Blogitse,All saudi women and men????stop generalizing, there's good and bad in any culture, there's people who practice their religion and some who don't.So why do you put everyone in the same boat.Do I say that all westerners fornicate?
I didn't say ALL. Maybe I should have askedwhy SOME...but the questions are still the same.If no Saudi women or men do those things I would not ask these questions at all.When people do those things they have a need. Women need to feel free to be as they would like to be?Men need to feel free?If they are not free in their own society to do what they do in other countries what does it tell to us?
For Sophia: I don't want to generalize, writing that all the saudi men use prostitutes when they go abroad, but I want to tell you a little episode. Until last year I worked for an American company and every two weeks I went to Istambul. (Wonderful city, btw). I was used to arrive on Wed and came back home on Friday. Every time, at the passport check I tried to avoid the long queues of blond, tall girls just arrived from Moscow. It was named "sex fligh". Can you guess why they arrive just on Wed? Because they want to be ready for Thur and Friday when thousands of men arriving from Gulf countries.... Sorry, but if you think that a few muslim men use this kind of service, it'is not true.
Always for Sofia: I think that you have a strange idea about European women, probably you have watched too many american movies. I don't walk half naked, I don't betrajed my husband and absolutely I don't live my daily life thinking to the men wishes all day long. I don't judge your dressing, why do you judge me and how I live? You wrote that you appreciate the anonymity that your covers give you. I don't understand, but that's ok for me, but when women like you come in Western countries and they insist to wear abaya, gloves and soks and niqab, all black, even if it not allowed (like in Italy, where I live) and they are aware that people (men and women) stare them in the streets, children are feared, sometimes traffic is stopped, what kind of anonimity they are looking for? All the best,girlsLorena
First of all, when women wear hijab/niqab by choice, it is because they believe that is what God wants them to do. You will find most women in the west are uncomfortable exposing their breasts while walking around shoping or visiting with people. So they usually wear a shirt or a dress so they are not topless. That feeling of discomfort and immodesty is the same for women who want to cover their hair. It's just a matter of where someone draws the line. The concept is completely present in the West.BLOGitse.Women who don't wear hijab by choice are the ones who take it off when they leave. It's different than a woman who wants to wear it. Men from every country and in every country go to prostitutes, so I'd ask men what that's about. Mrs. Fermat,All those blonde women from the plane are prostitutes according to you. They are also European. So clearly this situation is not merely an Gulf one. As I wrote above, men in and from every country go to prostitutes.And if you don't care what people wear, then it shouldn't bother you where they wear it. Shouldn't women be free to choose what they wear? Whatever it is?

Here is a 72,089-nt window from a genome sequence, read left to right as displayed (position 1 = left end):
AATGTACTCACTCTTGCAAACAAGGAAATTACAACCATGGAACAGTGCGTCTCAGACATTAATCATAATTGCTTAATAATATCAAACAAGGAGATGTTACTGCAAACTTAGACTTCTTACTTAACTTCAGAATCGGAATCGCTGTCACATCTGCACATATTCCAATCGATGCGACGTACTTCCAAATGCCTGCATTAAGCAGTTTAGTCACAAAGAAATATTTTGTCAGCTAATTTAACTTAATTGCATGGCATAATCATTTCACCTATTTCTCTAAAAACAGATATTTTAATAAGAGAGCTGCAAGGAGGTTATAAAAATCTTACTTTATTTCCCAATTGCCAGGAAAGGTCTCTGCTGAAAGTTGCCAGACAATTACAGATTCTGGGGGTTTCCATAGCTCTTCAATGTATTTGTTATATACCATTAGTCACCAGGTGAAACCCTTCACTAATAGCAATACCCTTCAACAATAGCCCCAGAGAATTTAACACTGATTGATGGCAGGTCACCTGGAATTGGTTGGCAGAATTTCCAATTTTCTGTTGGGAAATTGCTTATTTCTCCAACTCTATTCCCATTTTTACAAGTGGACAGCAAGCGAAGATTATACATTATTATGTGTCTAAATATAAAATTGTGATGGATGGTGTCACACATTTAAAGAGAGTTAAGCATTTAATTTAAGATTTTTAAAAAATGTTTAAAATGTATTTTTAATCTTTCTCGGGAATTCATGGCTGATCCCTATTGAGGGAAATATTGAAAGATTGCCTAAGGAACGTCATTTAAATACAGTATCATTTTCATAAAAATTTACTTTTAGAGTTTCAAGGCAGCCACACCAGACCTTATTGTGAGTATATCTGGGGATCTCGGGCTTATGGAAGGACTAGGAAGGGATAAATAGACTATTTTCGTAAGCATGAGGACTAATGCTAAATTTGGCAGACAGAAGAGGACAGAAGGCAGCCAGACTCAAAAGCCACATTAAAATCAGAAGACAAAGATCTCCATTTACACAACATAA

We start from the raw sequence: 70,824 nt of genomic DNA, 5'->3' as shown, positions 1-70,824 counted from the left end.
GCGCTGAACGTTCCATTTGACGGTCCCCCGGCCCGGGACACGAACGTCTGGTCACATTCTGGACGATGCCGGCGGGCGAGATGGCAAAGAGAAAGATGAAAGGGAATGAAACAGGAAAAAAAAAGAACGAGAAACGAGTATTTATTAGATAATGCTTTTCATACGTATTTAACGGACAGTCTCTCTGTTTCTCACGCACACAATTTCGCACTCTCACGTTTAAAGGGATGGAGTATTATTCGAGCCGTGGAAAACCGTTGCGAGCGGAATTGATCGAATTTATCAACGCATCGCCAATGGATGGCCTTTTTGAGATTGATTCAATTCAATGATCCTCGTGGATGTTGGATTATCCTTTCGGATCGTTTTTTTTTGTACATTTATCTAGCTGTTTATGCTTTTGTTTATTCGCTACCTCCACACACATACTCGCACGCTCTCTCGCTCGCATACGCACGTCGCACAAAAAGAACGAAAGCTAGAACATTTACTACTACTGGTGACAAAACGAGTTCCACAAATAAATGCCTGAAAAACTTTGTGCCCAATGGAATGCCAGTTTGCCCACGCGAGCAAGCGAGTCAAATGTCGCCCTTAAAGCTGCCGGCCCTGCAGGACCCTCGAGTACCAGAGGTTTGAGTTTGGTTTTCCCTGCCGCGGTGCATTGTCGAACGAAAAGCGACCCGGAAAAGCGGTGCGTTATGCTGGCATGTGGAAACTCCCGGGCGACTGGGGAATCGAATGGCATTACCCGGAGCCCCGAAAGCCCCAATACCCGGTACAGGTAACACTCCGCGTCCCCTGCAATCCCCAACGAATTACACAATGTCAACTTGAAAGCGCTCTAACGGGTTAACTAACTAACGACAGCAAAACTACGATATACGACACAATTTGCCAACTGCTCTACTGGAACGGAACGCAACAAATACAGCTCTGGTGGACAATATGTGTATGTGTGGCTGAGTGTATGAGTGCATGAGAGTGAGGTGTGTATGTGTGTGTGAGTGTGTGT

For Sandy: about the first point I completely agree with you. It was just to show that this behaviour is very common, even among Gulf men.About second point: I don't bother if you decide to cover your face almost completely in your country, but if you do it in my country, where facial espressions are so important, you make me feel unconfortable. For my culture, your face is your personal identity. So it's ok if you cover your hair with a hjiab, but your face must be always recognizable. Additionally, according to the Italian law, nobody (man or woman, whoever) can hidden own face. And now, saudi and western girls, I have to say you bye bye because it's six o' clock here and I have to take my son to karate lessons. It is always very interesting "talk" with all of you. Lorena
@Lorena,Actually I agree with you that a country should be able to say no one can cover their face. Because this is about more than religion, it's about being able to hide ones identity which is also a security issue. Also, very clearly covering the face is NOT an absolute religious requirement. Most Muslims acknowledge that.